Essential information for end of life vehicle dismantling, depollution and recycling

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Does being happy at work matter?

Mike Monaghan, Director of Auto Motivate, a human performance development consultancy for the automotive industry, discusses the importance of happiness in the workplace.


Does being happy at work matter? f
Mike Monaghan

Countless studies and surveys have provided empirical evidence that it does! So, why is it that so many companies leave employee engagement and happiness up to the individual, thinking it’s their choice?

The same data and analysis have shown that a happy and engaged employee can be as much as 65% more productive.

Some companies do try to provide team-building events, like social nights and BBQs etc. However, this does not address the root cause of the lack of engagement and happiness at work.

We spend an average of 11,200 days at work over our lifetime, so a few BBQs and pizzas won’t keep your people engaged or happy enough to deliver that optimum performance over a sustained period.

Without some form of long-term personal engagement and development program, you are likely to see many variable workplace behaviours or worse staff turnover. The cost of that in today’s labour market is exponential.

Is there a solution? Well, is there a magic pill or a silver bullet? Absolutely not, but there are many things which can be done to improve both happiness and engagement at work. Let’s address the elephant in the room, it’s not, never was and never will be all about the money.

It has much more to do with culture, environment, and rewards, but it’s more about an organisation having empathy and a listening culture. The world of work is changing rapidly due in part to the effects of Covid and the shift in generational thinking.

Too often, there is a very real clash of thinking in this arena between bosses and workers, directors and HR departments, and even between managers and other managers.

One thing is clear this is not going away and will soon become a much bigger issue if a policy and program are not put in place. Many world-class organisations are moving quickly in this direction to both attract and secure their talent pool.

The phrase you will hear more and more over the coming years is Psychological Safety. This is how a company provides an environment to facilitate a new type of learning and development program for all of its staff, including its directors – especially its directors!

Ask yourself this question; If you were not happy at work, how long would you stick it out, and what do you think happens to your performance and engagement?

You can see why now is the time to look very carefully at how you are going to secure your long-term success and sustainability.

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Owain Griffiths

Owain Griffiths

Head of Circular Economy at Volvo Cars

Owain joined Volvo Cars in June 2021 to lead Circular Economy in the Global Sustainability Team. The company has committed to being a circular business by 2040 and has financial, recycled content and CO2 based targets for 2025, all of which Owain is working across the company to make happen. Owain previously worked for circular economy consultancy Oakdene Hollins where he advised businesses on evidence led circular economy implementation.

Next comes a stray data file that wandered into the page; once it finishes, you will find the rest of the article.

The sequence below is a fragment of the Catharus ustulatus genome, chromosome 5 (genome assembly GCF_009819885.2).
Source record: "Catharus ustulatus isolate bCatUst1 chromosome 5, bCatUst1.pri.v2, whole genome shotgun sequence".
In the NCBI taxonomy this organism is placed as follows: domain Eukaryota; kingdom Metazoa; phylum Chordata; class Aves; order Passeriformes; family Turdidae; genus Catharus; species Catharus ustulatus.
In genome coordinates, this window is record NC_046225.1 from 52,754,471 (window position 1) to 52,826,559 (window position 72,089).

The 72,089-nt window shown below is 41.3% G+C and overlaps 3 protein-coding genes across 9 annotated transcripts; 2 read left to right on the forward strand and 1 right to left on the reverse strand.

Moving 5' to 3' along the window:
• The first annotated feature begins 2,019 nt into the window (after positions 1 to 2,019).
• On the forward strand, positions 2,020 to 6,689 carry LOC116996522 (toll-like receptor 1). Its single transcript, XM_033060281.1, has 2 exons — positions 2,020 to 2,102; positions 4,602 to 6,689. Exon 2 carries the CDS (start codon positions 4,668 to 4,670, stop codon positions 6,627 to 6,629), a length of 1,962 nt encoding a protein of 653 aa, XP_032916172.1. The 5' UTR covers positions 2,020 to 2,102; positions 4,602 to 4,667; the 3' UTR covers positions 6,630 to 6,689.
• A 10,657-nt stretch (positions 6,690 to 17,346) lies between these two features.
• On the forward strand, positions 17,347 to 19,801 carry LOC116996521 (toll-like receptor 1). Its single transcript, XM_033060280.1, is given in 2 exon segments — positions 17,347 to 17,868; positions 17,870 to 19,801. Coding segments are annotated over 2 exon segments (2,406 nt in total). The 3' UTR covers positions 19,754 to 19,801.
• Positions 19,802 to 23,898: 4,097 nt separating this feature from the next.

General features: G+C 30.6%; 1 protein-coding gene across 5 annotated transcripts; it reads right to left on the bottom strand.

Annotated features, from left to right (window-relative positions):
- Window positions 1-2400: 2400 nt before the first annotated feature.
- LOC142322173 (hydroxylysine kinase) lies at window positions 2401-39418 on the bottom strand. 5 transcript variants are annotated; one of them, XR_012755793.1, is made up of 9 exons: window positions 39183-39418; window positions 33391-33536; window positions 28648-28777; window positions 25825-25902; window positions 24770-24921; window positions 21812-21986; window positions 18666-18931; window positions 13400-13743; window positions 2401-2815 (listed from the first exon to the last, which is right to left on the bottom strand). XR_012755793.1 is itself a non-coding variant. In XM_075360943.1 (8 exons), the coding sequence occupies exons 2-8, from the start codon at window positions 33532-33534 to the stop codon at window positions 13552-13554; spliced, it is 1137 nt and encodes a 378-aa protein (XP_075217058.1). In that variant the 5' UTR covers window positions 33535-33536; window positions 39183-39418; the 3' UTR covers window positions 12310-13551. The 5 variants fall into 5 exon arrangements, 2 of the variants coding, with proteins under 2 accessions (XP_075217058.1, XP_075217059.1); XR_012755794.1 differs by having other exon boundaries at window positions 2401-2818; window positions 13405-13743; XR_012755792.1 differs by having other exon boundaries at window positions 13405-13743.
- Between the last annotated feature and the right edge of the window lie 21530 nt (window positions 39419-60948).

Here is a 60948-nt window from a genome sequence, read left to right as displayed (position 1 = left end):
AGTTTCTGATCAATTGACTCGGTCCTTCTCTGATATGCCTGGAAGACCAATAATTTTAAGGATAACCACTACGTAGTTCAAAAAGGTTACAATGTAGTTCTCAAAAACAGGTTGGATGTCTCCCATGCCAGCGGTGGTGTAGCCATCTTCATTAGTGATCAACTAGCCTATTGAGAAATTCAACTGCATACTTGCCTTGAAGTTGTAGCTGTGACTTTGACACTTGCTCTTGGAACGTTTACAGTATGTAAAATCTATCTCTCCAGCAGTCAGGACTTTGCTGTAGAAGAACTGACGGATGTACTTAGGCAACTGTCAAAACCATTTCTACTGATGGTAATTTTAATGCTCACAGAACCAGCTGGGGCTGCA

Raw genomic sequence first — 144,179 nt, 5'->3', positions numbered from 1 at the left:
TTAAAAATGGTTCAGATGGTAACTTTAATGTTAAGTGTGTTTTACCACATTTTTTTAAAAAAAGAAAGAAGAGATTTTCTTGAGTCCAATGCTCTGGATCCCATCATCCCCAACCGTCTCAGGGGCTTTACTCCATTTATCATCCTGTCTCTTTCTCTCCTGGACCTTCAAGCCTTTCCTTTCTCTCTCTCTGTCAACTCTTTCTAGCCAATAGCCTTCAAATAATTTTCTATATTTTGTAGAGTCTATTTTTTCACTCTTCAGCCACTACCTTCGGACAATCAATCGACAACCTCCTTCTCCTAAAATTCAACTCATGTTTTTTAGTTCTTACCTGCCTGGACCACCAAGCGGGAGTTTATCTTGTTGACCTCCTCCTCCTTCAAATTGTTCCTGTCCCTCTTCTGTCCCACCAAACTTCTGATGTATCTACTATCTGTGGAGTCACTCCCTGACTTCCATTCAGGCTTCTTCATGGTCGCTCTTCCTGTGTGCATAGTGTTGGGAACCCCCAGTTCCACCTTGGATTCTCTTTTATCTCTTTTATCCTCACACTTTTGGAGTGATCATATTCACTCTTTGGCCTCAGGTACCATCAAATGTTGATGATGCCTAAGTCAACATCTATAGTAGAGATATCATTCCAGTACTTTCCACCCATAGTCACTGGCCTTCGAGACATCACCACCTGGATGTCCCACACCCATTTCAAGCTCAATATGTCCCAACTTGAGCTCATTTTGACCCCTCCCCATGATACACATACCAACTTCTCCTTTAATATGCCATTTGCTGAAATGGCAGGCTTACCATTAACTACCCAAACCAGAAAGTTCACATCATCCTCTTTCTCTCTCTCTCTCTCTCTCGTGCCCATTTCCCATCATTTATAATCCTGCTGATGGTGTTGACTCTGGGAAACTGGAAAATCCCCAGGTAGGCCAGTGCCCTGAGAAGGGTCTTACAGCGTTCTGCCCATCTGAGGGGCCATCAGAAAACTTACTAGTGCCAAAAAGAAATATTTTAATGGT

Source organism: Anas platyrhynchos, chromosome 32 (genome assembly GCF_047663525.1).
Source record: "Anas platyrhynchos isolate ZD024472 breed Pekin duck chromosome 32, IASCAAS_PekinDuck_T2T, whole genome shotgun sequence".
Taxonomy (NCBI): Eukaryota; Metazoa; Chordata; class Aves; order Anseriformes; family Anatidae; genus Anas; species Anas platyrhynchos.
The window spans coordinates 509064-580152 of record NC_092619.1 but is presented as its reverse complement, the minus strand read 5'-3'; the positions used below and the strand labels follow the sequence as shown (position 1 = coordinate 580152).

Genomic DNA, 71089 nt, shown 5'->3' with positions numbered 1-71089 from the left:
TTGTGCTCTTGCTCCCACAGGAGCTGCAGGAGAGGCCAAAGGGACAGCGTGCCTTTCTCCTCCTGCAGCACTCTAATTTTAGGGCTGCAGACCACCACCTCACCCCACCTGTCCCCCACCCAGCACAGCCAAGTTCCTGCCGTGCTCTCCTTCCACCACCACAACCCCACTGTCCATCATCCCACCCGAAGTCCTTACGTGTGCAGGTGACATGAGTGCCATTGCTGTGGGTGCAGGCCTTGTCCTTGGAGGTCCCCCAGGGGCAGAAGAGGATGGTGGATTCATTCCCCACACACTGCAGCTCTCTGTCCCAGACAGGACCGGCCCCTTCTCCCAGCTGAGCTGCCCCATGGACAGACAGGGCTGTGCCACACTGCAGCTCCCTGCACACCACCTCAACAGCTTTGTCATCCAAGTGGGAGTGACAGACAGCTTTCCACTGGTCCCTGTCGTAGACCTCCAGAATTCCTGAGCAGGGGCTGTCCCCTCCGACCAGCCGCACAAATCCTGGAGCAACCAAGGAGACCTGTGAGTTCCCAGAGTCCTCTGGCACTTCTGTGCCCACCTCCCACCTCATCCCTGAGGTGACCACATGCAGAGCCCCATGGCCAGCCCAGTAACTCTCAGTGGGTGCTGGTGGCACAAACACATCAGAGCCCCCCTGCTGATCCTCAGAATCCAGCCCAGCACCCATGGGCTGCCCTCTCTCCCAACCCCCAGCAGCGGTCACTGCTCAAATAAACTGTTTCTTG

Turning into a circular business and the importance of vehicle reuse and recycling.

The presentation will cover the work Volvo Cars is doing to achieve 2025 but mainly focus on the transformational work towards 2040 and the business and value chain changes being considered. Attention will be paid to the way vehicles are being dealt with at the end of life and the complexities of closing material and component loops. Opportunities and challenges which Volvo Cars is facing will be presented including engagement with 3rd parties and increasing pressure from stakeholders.

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e2e Total Loss Vehicle Management [e2e] is the UK’s only salvage and automotive recycling network with nationwide, environmentally compliant sites delivering performance resilience and service reliability to the insurance and fleet markets.  The network’s online salvage auction drives strong salvage resale values and faster sales.  e2e’s salvage clients have access to the network’s stocks of over 5 million quality graded, warranty assured reclaimed parts. 

The power of the network model means e2e has the ability to influence industry standards and is committed to continually raising the bar whilst redefining the role and perceived value of the salvage operator.  Network members adhere to robust service level agreements, against which they are audited, in order to ensure performance consistency and a market leading customer experience.  

The salvage and recycling operating environment is evolving rapidly, and e2e is anticipating, listening and responding to changing market needs.  Regulatory compliance, ESG, reclaimed parts, customer experience, EVs, new vehicle technologies, data and reputation risk are just some of many considerations linked to the procurement of salvage services.  e2e will drive further added value to clients and members through the adoption and application of emerging technologies, continuing to differentiate its proposition and position salvage services as a professional partnership. 

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